Slideshow of events in Chihuahua and Parral, and in Los Angeles.
Three July events by the Lincoln and Mexico Project (LAMP) to present and discuss the book Abraham Lincoln and Mexico attracted enthusiastic audiences in Mexico and California. All three focused on Lincoln’s legacy of support for Mexico as Congressman and President, and produced substantial publicity and news media attention before and after the events.
Two events were in the northern Mexico state of Chihuahua, arranged by Carlos Mendez, Secretaria de Cultura de Chihuahua. The first presentation was July 7 at Museo Casa de Juárez in Chihuahua, the city where exiled Mexican president Benito Juárez fled after French troops overthrew his elected government in 1863. Cindy A. Medina, the LAMP PR and news media representative from Austin spoke about the book in Spanish and answered questions for two hours, especially Lincoln’s support for Juárez in exile. Edelmiro Ponce de Leon, Director and Curator of Museo Casa Juárez, coordinated the event. Mario Trillo, Chihuahua enthusiast historian and athlete, was a great help to Cindy during her 1st week there showing her around the city and helping learn more about Chihuahua. We thank him for his hosting.
On July 14, the historic Palacio Alvarado in Parral, also in the state of Chihuahua, hosted an event in which Medina spoke in Spanish again for nearly two hours. Martìn Raùl Màrquez, director of the Museo Palacio Alvardo, coordinated the event that included discussion how Lincoln’s support helped Mexico defeat the French occupation forces to end the reign of Maximilian who was installed as emperor by Napoleon III. Thanks also to Lupita Martinez, director of the Secretaria de Cultura en Parral, and Angelica Nava, the Archivos Historicos Director of Parral.
Both events attracted enthusiastic crowds, mostly Mexican citizens, but also some US expats. During the rest of July, Medina traveled throughout the state of Chihuahua to discuss the book with individuals, and participated in live Spanish television and radio interviews about historical relationships between Mexico and the USA focusing on Lincoln’s legacy of support as both Congressman and President.
On July 22, 2017, Dominguez Rancho Adobe Museum in the Los Angeles area featured a presentation by Mikel Miller, co-founder of LAMP. The event was hosted by Executive Museum Director, Luis Fernandez and arranged by veteran docent Sylvia N. Contreras. She recently became a LAMP representative for Southern California. An overflow audience participated in the follow-up discussion with Miller and Contreras.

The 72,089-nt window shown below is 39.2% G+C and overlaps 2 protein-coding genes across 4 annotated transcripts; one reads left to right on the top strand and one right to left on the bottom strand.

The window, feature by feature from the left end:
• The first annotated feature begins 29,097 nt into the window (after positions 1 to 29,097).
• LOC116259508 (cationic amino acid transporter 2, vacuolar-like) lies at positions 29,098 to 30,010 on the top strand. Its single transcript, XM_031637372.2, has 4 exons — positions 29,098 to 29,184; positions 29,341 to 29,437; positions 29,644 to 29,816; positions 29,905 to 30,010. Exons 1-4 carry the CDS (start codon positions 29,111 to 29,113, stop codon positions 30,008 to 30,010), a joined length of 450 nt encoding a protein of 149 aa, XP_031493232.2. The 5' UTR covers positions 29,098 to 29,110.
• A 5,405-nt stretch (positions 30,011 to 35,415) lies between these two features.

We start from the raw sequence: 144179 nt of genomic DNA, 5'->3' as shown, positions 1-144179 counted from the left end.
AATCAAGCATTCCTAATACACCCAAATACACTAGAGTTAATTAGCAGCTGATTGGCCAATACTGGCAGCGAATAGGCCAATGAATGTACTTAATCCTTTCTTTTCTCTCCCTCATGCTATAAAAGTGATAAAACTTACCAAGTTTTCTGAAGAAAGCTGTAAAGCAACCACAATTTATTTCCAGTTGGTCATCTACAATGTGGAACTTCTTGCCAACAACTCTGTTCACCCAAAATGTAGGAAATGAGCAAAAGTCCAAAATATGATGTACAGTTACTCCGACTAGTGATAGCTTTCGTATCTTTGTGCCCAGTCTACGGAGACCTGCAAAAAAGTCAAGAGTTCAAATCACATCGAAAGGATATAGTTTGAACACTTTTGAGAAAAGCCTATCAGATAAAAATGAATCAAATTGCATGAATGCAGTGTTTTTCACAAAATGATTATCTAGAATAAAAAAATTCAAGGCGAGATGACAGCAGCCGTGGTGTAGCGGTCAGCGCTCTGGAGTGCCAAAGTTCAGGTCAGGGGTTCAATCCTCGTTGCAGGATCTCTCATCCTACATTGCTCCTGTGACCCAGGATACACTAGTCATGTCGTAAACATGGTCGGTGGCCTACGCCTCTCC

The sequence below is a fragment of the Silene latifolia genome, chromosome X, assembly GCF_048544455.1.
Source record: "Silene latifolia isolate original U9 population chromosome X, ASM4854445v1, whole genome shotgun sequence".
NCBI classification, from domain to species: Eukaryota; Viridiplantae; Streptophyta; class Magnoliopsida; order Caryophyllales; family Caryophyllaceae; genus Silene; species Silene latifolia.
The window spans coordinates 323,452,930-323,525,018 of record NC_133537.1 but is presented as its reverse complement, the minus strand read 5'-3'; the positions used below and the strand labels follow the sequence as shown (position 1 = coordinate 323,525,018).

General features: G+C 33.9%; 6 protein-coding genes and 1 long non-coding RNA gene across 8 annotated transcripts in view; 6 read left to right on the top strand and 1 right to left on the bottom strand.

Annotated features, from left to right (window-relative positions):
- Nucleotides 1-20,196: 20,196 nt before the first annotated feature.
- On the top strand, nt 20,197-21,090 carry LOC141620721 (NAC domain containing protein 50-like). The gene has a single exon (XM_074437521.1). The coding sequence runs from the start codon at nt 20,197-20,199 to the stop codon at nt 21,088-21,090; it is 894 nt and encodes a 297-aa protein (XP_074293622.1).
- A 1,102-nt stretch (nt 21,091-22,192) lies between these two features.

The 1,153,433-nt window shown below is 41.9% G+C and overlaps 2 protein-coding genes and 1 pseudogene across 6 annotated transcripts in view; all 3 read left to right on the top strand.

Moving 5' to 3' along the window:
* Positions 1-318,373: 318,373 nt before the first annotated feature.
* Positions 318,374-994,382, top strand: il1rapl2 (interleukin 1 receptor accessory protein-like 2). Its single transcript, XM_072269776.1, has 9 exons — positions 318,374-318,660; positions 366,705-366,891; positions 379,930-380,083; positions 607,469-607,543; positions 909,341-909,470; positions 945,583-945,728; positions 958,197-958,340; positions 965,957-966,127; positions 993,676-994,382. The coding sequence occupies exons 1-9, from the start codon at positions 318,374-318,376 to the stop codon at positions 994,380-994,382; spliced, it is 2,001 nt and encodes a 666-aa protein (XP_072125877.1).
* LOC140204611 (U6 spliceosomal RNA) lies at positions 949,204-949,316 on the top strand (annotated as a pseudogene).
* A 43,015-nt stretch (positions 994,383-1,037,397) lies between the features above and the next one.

The two-hour multimedia presentation and discussion included maps and excerpts from archival documents regarding Spanish and Mexican settlements in North America. Contreras also discussed local library exhibits that offer education about Mexico’s history. She also demonstrated photos in Mexico in which U.S. Civil War descendants (Military Order of the Loyal Legion of the United States [MOLLUS]) participated in the 150th re-enactment of 1862 Battle of Puebla while Mexican students proudly carried images of Abraham Lincoln and Benito Juárez.
The Dominguez Rancho was the first Spanish land grant in southern California in 1784, recognized as California Landmark #152 and was placed on the National Register of Historic Places by the United States. Many audience members also toured the museum, a site of an 1846 Mexican-American War known as Battle of Dominguez Rancho (or Dominguez Hills) in which outnumbered Mexican forces repelled invasionary U.S. Marine troops.
Since it began a year ago, LAMP has attracted international volunteer representatives such as Medina and Contreras in Guadalajara, San Diego, Los Angeles, Austin, and Chicago. This summer and fall, we plan to expand to Washington DC and New York city. We invite you to become part of the project to inform and educate people to Lincoln’s legacy of support for Mexico. Just submit a comment to the blog, or send an email to firstname.lastname@example.org, and we’ll get in touch with you. Thanks.
P.S. If you don’t already have a copy of the book Abraham Lincoln and Mexico, the English version is available online from Barnes&Noble http://bit.ly/2sx2oEs and from Amazon http://amzn.to/2jQRPnI. The Spanish version is also available from Amazon US http://amzn.to/2n7minY and Amazon Mexico http://amzn.to/2s3dqRS.